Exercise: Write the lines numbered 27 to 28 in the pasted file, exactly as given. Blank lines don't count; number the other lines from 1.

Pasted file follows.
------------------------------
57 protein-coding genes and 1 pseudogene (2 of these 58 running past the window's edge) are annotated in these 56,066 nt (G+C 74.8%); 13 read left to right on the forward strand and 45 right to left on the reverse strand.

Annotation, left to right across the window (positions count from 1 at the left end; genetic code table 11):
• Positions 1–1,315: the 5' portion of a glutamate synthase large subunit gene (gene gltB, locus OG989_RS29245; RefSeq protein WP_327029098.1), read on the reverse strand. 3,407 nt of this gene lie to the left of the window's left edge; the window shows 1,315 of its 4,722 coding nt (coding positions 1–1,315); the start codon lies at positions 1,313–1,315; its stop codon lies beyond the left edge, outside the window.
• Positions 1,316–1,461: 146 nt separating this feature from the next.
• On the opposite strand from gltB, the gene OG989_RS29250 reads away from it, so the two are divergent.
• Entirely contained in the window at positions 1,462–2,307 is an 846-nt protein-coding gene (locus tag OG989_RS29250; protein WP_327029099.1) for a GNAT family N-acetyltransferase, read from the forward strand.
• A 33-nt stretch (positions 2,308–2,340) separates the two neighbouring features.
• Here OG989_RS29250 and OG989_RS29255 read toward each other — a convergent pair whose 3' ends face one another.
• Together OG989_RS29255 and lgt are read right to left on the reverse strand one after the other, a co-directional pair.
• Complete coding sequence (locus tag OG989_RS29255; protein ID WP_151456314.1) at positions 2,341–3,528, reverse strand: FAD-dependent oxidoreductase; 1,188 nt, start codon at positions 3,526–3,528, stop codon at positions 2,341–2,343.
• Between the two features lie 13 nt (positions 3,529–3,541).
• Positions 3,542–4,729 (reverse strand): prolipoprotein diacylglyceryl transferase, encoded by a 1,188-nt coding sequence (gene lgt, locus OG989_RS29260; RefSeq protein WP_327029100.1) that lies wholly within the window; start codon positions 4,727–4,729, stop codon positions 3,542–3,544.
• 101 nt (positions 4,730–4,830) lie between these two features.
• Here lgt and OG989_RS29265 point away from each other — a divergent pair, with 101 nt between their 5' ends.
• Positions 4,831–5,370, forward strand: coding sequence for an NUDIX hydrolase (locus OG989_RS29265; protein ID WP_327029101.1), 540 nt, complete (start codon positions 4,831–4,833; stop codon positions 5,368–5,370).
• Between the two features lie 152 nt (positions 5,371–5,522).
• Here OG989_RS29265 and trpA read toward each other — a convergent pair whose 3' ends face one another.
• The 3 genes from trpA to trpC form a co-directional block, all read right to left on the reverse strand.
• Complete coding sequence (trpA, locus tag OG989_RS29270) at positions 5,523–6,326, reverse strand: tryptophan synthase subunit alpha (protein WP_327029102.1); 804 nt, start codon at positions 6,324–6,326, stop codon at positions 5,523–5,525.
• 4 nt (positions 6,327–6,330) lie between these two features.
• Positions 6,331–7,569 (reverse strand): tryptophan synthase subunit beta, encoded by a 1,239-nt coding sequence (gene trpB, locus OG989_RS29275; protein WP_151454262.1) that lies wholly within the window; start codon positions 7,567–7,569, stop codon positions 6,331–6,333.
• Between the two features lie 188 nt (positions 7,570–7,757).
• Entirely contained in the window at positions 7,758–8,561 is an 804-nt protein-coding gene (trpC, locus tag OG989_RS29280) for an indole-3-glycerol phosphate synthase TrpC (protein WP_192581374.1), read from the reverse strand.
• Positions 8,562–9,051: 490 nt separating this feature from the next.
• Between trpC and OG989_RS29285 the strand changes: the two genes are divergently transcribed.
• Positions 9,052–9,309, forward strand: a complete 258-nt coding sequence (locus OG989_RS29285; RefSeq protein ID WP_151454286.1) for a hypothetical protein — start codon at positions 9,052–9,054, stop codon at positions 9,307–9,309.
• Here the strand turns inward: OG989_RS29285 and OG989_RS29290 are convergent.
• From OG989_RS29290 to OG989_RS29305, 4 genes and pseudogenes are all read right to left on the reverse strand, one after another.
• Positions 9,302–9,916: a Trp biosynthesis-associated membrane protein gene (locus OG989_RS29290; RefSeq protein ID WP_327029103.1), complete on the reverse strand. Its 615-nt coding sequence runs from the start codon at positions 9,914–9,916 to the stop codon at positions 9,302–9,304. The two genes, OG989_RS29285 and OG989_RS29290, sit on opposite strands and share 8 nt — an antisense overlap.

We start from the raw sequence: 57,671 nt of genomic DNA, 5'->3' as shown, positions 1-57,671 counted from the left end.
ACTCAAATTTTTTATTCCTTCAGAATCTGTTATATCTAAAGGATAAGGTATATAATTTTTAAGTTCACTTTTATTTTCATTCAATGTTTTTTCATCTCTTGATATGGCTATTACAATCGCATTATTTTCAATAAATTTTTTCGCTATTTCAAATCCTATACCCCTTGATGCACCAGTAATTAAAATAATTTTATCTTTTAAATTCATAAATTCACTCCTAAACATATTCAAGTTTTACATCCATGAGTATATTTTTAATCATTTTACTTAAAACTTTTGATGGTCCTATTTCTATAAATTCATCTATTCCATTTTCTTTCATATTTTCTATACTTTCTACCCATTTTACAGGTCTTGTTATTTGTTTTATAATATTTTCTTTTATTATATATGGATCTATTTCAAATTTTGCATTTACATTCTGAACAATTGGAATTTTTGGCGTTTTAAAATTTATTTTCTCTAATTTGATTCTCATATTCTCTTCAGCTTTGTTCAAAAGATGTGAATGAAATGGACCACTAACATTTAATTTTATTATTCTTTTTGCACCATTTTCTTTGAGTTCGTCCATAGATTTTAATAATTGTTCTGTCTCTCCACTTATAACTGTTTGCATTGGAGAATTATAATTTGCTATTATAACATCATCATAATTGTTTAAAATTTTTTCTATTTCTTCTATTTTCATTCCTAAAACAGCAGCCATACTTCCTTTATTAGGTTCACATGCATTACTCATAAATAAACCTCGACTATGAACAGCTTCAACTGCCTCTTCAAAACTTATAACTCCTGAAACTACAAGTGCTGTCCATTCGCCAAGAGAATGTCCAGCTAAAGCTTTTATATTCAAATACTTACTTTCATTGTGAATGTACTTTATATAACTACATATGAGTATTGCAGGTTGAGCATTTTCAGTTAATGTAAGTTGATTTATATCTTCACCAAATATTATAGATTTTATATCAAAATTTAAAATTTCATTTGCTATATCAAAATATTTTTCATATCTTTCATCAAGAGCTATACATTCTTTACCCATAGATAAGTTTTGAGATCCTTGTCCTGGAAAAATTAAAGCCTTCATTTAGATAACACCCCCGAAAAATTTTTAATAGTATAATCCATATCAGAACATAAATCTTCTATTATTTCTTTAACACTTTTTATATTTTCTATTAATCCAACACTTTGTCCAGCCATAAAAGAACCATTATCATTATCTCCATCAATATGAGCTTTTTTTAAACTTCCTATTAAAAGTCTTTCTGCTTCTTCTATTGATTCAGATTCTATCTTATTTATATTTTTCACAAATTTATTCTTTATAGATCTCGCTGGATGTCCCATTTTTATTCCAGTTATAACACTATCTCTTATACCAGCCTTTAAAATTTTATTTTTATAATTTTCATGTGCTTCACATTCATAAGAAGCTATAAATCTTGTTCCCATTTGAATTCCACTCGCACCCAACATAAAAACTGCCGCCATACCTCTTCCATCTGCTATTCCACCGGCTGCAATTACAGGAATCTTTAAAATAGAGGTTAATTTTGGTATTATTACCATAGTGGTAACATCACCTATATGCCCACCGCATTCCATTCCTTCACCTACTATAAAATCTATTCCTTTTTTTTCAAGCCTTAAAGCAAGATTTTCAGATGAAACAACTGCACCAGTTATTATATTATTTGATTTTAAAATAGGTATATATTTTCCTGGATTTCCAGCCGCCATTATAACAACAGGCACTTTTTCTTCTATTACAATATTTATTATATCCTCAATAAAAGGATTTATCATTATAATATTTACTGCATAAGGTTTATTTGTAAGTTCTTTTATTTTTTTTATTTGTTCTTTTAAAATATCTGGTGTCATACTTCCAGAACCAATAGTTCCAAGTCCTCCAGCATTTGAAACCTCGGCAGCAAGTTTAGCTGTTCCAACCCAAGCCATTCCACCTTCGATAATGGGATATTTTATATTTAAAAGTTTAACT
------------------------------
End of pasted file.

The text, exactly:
• Here the strand turns inward: OG989_RS29285 and OG989_RS29290 are convergent.
• From OG989_RS29290 to OG989_RS29305, 4 genes and pseudogenes are all read right to left on the reverse strand, one after another.